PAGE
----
Photo of Yichen Shen

Artificial intelligence & robotics

Yichen Shen

Optical chips that can make calculations for neural networks are poised to become big business.

Year Honored



Hails From

There are two basic types of computations involving neural networks. First, the networks must be trained, which usually involves showing them lots of data, causing them to adjust the strength of the connections between their numerous “neurons.” Next, those existing connections are used to make decisions. It’s the difference between learning to drive and driving.

The difference is crucial. If a neural network takes weeks to learn how to recognize images, that’s not necessarily a problem. But if it is driving an autonomous car, it needs to be able to make life-or-death inferences in fractions of a second.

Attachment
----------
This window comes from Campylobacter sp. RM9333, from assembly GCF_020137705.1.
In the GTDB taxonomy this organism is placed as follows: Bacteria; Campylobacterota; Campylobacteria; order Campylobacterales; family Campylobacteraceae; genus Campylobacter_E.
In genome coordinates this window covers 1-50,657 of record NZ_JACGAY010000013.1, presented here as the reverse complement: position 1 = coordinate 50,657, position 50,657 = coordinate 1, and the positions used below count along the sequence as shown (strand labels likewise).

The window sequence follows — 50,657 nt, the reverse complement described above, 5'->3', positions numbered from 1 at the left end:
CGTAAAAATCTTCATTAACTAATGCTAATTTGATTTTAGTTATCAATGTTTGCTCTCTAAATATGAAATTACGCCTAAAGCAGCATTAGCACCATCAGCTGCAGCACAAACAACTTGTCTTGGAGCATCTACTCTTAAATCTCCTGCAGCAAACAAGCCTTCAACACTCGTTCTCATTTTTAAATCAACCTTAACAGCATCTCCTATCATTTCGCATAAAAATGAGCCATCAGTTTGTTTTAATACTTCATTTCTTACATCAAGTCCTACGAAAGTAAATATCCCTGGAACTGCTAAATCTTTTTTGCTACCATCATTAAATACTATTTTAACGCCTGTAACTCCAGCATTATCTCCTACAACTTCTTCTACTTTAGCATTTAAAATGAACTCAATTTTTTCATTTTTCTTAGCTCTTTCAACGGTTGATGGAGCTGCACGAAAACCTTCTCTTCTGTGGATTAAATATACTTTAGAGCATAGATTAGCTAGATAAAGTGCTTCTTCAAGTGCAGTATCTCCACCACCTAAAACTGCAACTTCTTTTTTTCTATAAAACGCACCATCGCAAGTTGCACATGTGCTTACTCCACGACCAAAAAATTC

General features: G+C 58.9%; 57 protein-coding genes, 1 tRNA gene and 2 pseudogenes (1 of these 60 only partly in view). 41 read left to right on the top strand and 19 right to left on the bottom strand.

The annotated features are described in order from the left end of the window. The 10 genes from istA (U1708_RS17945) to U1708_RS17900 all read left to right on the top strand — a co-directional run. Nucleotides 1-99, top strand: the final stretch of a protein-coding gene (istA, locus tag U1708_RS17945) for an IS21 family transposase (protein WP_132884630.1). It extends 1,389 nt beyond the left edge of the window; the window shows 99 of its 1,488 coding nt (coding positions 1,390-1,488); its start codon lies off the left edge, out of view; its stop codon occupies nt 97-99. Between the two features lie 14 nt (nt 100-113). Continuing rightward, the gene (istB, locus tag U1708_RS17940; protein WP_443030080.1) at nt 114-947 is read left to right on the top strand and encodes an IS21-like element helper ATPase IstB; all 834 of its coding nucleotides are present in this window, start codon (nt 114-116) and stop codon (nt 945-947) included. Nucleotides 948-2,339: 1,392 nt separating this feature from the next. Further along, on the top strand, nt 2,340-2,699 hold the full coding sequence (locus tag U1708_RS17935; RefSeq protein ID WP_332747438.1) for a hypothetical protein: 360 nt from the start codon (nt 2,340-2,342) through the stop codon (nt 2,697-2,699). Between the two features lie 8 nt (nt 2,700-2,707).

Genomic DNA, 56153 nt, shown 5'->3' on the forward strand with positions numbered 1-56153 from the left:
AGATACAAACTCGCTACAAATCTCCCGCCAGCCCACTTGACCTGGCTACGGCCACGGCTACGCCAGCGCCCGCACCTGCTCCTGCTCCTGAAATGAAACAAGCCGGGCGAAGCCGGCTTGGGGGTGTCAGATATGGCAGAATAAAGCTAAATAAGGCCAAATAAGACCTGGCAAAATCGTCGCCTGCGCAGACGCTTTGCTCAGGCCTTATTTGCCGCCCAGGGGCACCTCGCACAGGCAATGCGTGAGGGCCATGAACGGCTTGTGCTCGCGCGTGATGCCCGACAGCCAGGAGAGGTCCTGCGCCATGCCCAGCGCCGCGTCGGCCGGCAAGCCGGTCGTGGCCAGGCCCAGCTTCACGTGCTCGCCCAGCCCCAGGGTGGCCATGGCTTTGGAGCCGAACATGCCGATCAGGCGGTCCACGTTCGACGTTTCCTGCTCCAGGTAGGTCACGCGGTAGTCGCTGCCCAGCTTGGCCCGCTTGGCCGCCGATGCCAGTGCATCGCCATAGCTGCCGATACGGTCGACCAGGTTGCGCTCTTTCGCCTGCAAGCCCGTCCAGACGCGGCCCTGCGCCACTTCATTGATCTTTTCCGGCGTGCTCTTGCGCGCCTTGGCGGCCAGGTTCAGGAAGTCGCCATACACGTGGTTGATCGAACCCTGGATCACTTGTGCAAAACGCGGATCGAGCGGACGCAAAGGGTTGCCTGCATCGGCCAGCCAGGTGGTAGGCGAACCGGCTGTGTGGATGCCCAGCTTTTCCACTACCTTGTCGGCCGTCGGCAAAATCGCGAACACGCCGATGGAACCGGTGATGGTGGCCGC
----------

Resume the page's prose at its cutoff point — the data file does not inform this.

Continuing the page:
That’s where optical computers come in. Despite decades of research, they’ve never worked that well. It’s harder to manipulate photons than electrons. But for certain types of computations—like those commonly needed when using an existing neural network to make inferences—photons are just the thing.

In 2017, Yichen Shen and Nicholas Harris published a widely cited paper on the use of optical circuits for machine-learning tasks including speech and image recognition. Their design, one review article notes, “represents a truly parallel implementation of one of the most crucial building blocks of neural networks using light, and modern foundries could easily mass-fabricate this type of photonic system.” This means that optical computers on a chip could become a huge business, with one in every device that uses a neural network to make decisions.

Shen and Harris now run competing startups. Shen’s firm, Lightelligence, released a prototype optical AI chip in 2019, and Shen says they have secured over $100 million in funding.